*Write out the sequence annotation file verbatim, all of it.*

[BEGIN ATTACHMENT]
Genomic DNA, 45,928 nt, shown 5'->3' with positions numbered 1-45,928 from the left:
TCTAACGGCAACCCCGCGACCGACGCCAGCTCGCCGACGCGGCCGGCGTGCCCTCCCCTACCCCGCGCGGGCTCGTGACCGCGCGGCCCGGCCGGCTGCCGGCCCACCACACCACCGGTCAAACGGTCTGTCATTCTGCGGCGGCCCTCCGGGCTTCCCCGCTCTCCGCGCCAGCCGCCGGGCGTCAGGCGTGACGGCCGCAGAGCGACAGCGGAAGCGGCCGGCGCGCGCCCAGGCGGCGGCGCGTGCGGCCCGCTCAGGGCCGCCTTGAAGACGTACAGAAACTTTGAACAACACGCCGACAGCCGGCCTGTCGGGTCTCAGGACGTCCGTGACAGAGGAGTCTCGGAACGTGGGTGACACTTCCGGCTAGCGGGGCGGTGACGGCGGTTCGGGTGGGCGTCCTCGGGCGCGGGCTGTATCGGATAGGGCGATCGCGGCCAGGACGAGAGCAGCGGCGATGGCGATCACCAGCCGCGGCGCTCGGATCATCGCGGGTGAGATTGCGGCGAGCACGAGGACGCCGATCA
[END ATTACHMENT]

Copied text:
Genomic DNA, 45,928 nt, shown 5'->3' with positions numbered 1-45,928 from the left:
TCTAACGGCAACCCCGCGACCGACGCCAGCTCGCCGACGCGGCCGGCGTGCCCTCCCCTACCCCGCGCGGGCTCGTGACCGCGCGGCCCGGCCGGCTGCCGGCCCACCACACCACCGGTCAAACGGTCTGTCATTCTGCGGCGGCCCTCCGGGCTTCCCCGCTCTCCGCGCCAGCCGCCGGGCGTCAGGCGTGACGGCCGCAGAGCGACAGCGGAAGCGGCCGGCGCGCGCCCAGGCGGCGGCGCGTGCGGCCCGCTCAGGGCCGCCTTGAAGACGTACAGAAACTTTGAACAACACGCCGACAGCCGGCCTGTCGGGTCTCAGGACGTCCGTGACAGAGGAGTCTCGGAACGTGGGTGACACTTCCGGCTAGCGGGGCGGTGACGGCGGTTCGGGTGGGCGTCCTCGGGCGCGGGCTGTATCGGATAGGGCGATCGCGGCCAGGACGAGAGCAGCGGCGATGGCGATCACCAGCCGCGGCGCTCGGATCATCGCGGGTGAGATTGCGGCGAGCACGAGGACGCCGATCA